It was when Sazed realized he loved Tindwyl. He's easily the book's most relatable character because he has so many doubts about his strength as a person, his belief in his faith, and whether or not anyone could love him. He's so human and when expresses his love for Tindwyl it adds another level and layer to him.
This is a solid book. It has a lot of charm and character. I do wish Brandon Sanderson used another synonym for "flushed" (as in blushing) because when you hear that Vin "flushed" for the hundreth time it starts to get grating.
I can't say exactly but, it's certainly one of the better ones. Engaging from start to finish all the while making very sharp observations about real life.
John Green's other book, Paper Towns. The characters in both books are extremely enjoyable.
I haven't but, she was brilliant and her performance made the story that much more gut wrenching.
Yep but, it's a spoiler so I can't really say.
It may be considered "young adult" but the observations of life and why good things and bad things happen to us are poignant and really good learn for all ages.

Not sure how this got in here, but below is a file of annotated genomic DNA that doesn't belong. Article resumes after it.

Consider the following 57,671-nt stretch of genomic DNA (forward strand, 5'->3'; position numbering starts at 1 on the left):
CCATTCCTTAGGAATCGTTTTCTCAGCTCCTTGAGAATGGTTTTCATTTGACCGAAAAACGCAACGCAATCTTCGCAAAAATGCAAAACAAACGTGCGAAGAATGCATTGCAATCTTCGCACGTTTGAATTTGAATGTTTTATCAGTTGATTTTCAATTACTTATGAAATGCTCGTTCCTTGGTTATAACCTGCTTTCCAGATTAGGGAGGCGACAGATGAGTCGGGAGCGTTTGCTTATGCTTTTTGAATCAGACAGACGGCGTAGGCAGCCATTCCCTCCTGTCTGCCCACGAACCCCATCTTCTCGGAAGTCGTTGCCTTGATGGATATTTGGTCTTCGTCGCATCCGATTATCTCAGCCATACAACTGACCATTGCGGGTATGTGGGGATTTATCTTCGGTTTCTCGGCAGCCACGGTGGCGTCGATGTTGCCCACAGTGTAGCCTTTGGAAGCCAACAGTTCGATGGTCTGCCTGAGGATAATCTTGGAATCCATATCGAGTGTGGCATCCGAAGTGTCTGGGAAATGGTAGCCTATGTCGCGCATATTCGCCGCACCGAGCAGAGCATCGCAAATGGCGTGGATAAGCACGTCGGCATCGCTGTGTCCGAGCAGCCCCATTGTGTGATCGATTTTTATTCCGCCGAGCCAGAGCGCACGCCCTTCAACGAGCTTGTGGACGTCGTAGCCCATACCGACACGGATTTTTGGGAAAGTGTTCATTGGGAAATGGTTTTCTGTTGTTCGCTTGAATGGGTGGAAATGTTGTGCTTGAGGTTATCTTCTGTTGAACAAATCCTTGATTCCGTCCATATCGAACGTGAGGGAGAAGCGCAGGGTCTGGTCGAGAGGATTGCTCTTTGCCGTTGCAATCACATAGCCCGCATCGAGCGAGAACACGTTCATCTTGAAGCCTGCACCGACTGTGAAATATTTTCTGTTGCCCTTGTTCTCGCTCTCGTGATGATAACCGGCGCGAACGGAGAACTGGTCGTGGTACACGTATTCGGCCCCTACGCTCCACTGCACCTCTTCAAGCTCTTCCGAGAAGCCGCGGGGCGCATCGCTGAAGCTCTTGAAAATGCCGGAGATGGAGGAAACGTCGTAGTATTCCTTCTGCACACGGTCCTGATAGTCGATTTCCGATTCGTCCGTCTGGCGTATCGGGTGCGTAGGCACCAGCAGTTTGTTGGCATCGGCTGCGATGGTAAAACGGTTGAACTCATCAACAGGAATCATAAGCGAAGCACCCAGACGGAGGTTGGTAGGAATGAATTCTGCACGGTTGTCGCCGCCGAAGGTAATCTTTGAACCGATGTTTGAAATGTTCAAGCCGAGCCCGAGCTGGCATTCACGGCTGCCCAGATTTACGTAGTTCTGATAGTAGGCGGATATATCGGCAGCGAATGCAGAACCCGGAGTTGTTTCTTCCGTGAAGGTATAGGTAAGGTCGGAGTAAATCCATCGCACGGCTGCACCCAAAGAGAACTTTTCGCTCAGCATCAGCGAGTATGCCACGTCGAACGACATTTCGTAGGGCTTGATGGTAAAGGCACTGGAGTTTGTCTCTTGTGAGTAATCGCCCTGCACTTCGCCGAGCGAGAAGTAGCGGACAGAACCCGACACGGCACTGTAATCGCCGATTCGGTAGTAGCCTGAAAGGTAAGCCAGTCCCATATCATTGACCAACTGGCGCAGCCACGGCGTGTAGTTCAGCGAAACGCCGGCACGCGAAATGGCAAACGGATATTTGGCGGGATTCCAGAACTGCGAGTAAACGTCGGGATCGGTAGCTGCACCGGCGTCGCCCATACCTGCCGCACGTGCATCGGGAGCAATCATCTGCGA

From Lauren Oliver? Maybe. She writes very well but the story got very weak at the end.
Sarah Drew? Definitely. She's amazing in this.
The story got incredibly predictable coming down to the end. The romance in it felt very forced and it was too sappy for words. Some of the cheesiest things are done and said, most of them are cliches and it was very upsetting considering the start of the story.
At the beginning the concept is fresh. Love outlawed? Tell me more! The story sort of devolved though into a parade of young adult fiction tropes and it was just hard to listen to. I think Oliver is a good writer though she just needs to be unpredictable. If she took the story to a place I didn't expect this becomes a 5 star story.
She does emotions very well. Hope, anguish, and love are all represented convincingly.
Not even for free. Too predictable.
I loved the information and the science behind it. I wish that it went a bit more in depth though.
The information was great and insightful.
There's a part in the book where he gives an example of an attached relationship that's very insightful
It could be a documentary. If Walter Dixon did the narration that would be great.